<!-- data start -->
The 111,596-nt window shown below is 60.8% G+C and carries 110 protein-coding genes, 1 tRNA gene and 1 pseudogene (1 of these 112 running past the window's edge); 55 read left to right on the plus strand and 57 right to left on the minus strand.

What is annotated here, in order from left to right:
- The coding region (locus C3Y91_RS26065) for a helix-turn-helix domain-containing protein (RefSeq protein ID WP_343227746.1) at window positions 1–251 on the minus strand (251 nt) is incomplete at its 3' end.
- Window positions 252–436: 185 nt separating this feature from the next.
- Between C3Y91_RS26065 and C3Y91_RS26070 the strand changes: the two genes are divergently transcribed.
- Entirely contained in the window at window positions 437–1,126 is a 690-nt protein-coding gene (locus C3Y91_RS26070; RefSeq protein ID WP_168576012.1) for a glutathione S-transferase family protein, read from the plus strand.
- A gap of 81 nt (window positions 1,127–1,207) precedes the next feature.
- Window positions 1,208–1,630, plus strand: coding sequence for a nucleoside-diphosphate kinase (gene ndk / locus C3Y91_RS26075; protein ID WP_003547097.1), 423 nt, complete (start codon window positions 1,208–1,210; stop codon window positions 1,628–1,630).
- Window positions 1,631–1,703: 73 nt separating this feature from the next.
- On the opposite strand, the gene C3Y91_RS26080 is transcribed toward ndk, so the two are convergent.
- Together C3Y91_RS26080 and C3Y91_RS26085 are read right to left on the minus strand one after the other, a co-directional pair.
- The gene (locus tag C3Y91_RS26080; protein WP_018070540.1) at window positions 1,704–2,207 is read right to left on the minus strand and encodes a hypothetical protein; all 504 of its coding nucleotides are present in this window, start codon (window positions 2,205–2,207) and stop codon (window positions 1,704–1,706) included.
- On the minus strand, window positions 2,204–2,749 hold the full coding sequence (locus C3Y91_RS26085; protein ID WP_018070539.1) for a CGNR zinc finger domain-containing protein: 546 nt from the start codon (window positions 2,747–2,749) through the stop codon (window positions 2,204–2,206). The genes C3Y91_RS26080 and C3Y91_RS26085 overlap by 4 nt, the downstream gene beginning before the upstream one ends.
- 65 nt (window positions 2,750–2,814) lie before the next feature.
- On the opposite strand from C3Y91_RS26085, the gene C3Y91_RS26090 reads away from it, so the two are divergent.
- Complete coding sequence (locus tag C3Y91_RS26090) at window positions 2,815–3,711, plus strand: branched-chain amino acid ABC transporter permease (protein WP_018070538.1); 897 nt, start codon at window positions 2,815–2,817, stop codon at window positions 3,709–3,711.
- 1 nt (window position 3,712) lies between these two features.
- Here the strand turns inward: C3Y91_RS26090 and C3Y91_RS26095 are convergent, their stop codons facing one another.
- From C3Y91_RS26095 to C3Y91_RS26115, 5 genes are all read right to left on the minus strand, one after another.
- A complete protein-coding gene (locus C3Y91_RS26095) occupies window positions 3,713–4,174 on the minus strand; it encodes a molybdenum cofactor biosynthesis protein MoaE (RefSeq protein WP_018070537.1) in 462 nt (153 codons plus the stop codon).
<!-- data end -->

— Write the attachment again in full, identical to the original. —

The 111,596-nt window shown below is 60.8% G+C and carries 110 protein-coding genes, 1 tRNA gene and 1 pseudogene (1 of these 112 running past the window's edge); 55 read left to right on the plus strand and 57 right to left on the minus strand.

What is annotated here, in order from left to right:
- The coding region (locus C3Y91_RS26065) for a helix-turn-helix domain-containing protein (RefSeq protein ID WP_343227746.1) at window positions 1–251 on the minus strand (251 nt) is incomplete at its 3' end.
- Window positions 252–436: 185 nt separating this feature from the next.
- Between C3Y91_RS26065 and C3Y91_RS26070 the strand changes: the two genes are divergently transcribed.
- Entirely contained in the window at window positions 437–1,126 is a 690-nt protein-coding gene (locus C3Y91_RS26070; RefSeq protein ID WP_168576012.1) for a glutathione S-transferase family protein, read from the plus strand.
- A gap of 81 nt (window positions 1,127–1,207) precedes the next feature.
- Window positions 1,208–1,630, plus strand: coding sequence for a nucleoside-diphosphate kinase (gene ndk / locus C3Y91_RS26075; protein ID WP_003547097.1), 423 nt, complete (start codon window positions 1,208–1,210; stop codon window positions 1,628–1,630).
- Window positions 1,631–1,703: 73 nt separating this feature from the next.
- On the opposite strand, the gene C3Y91_RS26080 is transcribed toward ndk, so the two are convergent.
- Together C3Y91_RS26080 and C3Y91_RS26085 are read right to left on the minus strand one after the other, a co-directional pair.
- The gene (locus tag C3Y91_RS26080; protein WP_018070540.1) at window positions 1,704–2,207 is read right to left on the minus strand and encodes a hypothetical protein; all 504 of its coding nucleotides are present in this window, start codon (window positions 2,205–2,207) and stop codon (window positions 1,704–1,706) included.
- On the minus strand, window positions 2,204–2,749 hold the full coding sequence (locus C3Y91_RS26085; protein ID WP_018070539.1) for a CGNR zinc finger domain-containing protein: 546 nt from the start codon (window positions 2,747–2,749) through the stop codon (window positions 2,204–2,206). The genes C3Y91_RS26080 and C3Y91_RS26085 overlap by 4 nt, the downstream gene beginning before the upstream one ends.
- 65 nt (window positions 2,750–2,814) lie before the next feature.
- On the opposite strand from C3Y91_RS26085, the gene C3Y91_RS26090 reads away from it, so the two are divergent.
- Complete coding sequence (locus tag C3Y91_RS26090) at window positions 2,815–3,711, plus strand: branched-chain amino acid ABC transporter permease (protein WP_018070538.1); 897 nt, start codon at window positions 2,815–2,817, stop codon at window positions 3,709–3,711.
- 1 nt (window position 3,712) lies between these two features.
- Here the strand turns inward: C3Y91_RS26090 and C3Y91_RS26095 are convergent, their stop codons facing one another.
- From C3Y91_RS26095 to C3Y91_RS26115, 5 genes are all read right to left on the minus strand, one after another.
- A complete protein-coding gene (locus C3Y91_RS26095) occupies window positions 3,713–4,174 on the minus strand; it encodes a molybdenum cofactor biosynthesis protein MoaE (RefSeq protein WP_018070537.1) in 462 nt (153 codons plus the stop codon).